“Mayor Warren is dedicated to implementing these reforms based on her record that all officers wear and use body-worn cameras, eliminate red light cameras, and form Rochester’s Person In Crisis teams,” said Roj.
He said the police department had already revised the way officers respond to protests.
The lawsuit includes photos of injured and bloody protesters after clashes with police in the days following the release of the police camera video in September showing Prude’s detention six months earlier.
“In keeping with its long history, the city responded with extreme violence and militarized police tactics – including the use of batons, tear gas, lightning grenades, armored vehicles and police dogs – to intimidate protesters,” the file said. “In just three days, Rochester Police Department officers seriously injured hundreds of demonstrators.”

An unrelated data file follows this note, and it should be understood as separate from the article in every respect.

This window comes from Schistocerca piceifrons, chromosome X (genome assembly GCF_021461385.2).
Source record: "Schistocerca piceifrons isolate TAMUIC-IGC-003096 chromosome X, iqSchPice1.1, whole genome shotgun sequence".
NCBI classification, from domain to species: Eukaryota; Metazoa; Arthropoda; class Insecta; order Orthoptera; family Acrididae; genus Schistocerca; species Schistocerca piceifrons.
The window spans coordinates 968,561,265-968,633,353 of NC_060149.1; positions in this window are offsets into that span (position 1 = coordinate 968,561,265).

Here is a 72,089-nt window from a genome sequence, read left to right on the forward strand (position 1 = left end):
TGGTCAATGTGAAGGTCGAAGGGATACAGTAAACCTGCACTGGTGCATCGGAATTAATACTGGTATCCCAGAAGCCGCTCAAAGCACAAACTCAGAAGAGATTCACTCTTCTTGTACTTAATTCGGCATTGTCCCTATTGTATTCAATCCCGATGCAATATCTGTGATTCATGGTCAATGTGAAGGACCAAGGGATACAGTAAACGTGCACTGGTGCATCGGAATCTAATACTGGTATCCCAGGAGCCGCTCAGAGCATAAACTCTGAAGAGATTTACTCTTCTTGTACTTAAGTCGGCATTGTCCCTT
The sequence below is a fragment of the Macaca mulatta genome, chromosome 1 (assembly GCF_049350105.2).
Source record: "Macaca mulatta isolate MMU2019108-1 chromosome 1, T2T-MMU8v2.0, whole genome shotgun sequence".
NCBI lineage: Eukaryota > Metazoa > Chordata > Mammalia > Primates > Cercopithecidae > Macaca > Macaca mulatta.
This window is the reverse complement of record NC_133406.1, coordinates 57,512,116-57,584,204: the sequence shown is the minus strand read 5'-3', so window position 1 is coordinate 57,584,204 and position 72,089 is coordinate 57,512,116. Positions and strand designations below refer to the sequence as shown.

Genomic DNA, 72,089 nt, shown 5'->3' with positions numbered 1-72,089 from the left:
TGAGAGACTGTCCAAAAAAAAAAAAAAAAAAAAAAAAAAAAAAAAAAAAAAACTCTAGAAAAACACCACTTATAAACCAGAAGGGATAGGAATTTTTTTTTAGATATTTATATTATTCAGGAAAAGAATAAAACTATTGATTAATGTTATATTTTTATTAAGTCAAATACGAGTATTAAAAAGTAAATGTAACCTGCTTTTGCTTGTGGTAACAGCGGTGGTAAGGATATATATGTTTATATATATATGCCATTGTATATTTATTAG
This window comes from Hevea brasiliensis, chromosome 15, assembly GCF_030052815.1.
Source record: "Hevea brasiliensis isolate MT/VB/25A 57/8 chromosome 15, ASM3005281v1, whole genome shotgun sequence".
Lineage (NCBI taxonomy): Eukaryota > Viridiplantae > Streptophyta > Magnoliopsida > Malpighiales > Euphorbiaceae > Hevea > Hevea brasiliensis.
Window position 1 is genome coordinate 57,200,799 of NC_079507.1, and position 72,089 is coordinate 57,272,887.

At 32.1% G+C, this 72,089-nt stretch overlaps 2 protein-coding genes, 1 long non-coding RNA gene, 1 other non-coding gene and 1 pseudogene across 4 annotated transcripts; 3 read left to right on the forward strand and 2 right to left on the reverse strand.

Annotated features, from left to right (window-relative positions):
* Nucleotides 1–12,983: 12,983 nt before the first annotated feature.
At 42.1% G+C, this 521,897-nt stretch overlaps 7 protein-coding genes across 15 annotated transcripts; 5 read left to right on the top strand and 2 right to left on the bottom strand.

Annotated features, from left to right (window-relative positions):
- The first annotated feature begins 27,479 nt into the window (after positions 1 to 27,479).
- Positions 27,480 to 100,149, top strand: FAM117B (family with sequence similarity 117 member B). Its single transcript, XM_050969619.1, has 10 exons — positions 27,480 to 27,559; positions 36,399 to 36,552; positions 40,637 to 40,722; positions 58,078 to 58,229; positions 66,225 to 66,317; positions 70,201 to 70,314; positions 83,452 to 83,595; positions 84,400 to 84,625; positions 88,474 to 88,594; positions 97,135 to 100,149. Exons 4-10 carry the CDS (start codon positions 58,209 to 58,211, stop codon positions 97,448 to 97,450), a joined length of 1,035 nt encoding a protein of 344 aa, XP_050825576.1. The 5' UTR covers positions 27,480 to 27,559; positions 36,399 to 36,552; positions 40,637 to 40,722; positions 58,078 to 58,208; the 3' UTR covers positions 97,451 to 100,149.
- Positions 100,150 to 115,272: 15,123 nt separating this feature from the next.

Attorney Katie McCarthy attributed much of the problem to the makeup of the police department, the majority of which are white and out-of-town officials, and the lack of serious consequences for officers suspected of wrongdoing.
“They don’t live here, they don’t pay taxes here, but they commute to the police to monitor people and protect property that doesn’t even belong to them,” McCarthy said during a video press conference. “There’s a big interruption when you have a city where mostly black and brown people are being watched by these outside white police and that goes back decades.”